• Public transit agencies are actively exploring solutions that help maintain or increase ridership, even in low-demand environments like COVID-19 has brought on. Many are also looking to integrate multimodality, exploring MaaS solutions that connect public transit with first- and last-mile solutions. The key here is not necessarily for cities to completely alter existing systems but to look for ways to maximize the efficiency of existing assets using digital and business model innovation.

  • The air taxi, or vertical take-off and landing (VTOL), segment has garnered extensive interest recently, with billions in funding going to startups and corporate development projects looking to capitalize on the futuristic technology and be first to market. While the allure of flying cars and on-demand air taxi networks arouse the imagination of even the most cynical skeptics, high capital requirements, long development timelines, technological limitations, and regulatory hurdles stand in the way of these ventures taking flight.

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Logistics and parcel delivery refers to technologies and business models that assist in transporting goods to their final destinations. As more packages are shipped around the world than ever before, many are asking how to move packages cheaper and quicker.

  • Drones,the most technologically mature method of automated delivery today, can transport packages faster than any other mode, though payload capacity and range limit the use case. Still, companies are already deploying drone transportation in operational capacities, with many more expected to leverage the technology in hopes of reducing operational costs and improving fulfillment time.

  • Autonomous vehicles are expected to play an extensive role in the future of general mobility, although the timelines are longer than most expected, and emerging use cases indicate that the technology will first benefit the delivery sector. Autonomous vehicle lockers are poised to deliver more than 20 billion parcels by 2030, outpacing both drones and sidewalk robots combined. Large stakeholders have already seen success piloting such solutions, with good reason, as Lux predicts autonomous parcel deliveries will generate more than $33 billion in revenue in 2030.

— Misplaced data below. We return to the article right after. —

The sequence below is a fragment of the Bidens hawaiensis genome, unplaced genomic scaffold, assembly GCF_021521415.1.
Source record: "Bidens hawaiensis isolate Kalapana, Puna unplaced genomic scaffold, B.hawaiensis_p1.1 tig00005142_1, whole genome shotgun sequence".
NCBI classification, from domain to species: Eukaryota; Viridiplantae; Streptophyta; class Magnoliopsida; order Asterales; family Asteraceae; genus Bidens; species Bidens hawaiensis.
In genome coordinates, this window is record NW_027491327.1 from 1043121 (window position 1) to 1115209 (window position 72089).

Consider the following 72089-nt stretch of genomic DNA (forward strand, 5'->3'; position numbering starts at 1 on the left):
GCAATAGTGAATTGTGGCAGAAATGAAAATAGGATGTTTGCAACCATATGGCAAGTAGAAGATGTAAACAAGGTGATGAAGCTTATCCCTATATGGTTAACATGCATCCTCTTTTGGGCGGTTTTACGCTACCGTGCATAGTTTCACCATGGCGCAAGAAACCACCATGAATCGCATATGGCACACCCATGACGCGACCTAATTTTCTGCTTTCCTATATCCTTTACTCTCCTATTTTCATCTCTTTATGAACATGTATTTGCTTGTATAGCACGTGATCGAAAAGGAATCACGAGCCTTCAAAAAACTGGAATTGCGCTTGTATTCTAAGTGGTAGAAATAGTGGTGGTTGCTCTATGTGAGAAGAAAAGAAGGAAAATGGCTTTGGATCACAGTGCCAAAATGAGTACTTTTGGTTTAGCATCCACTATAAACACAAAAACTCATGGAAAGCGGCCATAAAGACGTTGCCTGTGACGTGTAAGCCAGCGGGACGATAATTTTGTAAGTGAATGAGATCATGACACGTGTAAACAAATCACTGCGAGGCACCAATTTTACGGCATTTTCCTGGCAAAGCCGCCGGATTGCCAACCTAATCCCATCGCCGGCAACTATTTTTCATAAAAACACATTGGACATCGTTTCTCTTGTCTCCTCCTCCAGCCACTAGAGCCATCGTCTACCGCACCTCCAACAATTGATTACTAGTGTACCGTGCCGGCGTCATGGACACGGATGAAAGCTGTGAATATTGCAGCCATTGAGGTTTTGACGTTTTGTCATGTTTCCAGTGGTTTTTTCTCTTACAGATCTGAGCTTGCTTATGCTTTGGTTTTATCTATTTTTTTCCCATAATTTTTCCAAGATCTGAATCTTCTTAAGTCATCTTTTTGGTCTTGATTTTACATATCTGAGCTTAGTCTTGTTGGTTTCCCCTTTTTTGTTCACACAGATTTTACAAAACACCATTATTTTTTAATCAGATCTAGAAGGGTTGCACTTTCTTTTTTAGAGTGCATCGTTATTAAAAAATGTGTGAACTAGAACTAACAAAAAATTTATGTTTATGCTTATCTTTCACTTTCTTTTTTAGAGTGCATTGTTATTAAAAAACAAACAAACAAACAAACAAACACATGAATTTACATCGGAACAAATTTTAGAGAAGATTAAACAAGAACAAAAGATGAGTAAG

The smart city space has ample opportunity for stakeholders to identify exploitable innovations. Arguably, mobility in the smart city offers more of this opportunity than other segments, as it inherently integrates digital transformation, resource use and efficiency, and governance. With a few exceptions, many of the subcategories have market-ready technologies, lacking only effective applications or business models. Specifically, companies engaged in the sensor, communications, and software spaces have the ripest opportunities in the near term to capitalize on the push for smart city mobility, considering scalability, maturity, and decreasing component prices. Still, those considering their role in urban mobility are encouraged to use this taxonomy to determine relevant research interests and topics that fall within our smart city mobility-related coverage.

 

 

FURTHER READING:

- Press Release: $300 Billion Transportation & Logistics Industry Is Still in Infancy of Digital Transformation

- Executive Summary:The Digital Transformation of Transportation and Logistics

- Blog: The State of Delivery Innovation Among COVID-19

- Blog: Asia's Rise as a Global Autonomous Vehicle Hotbed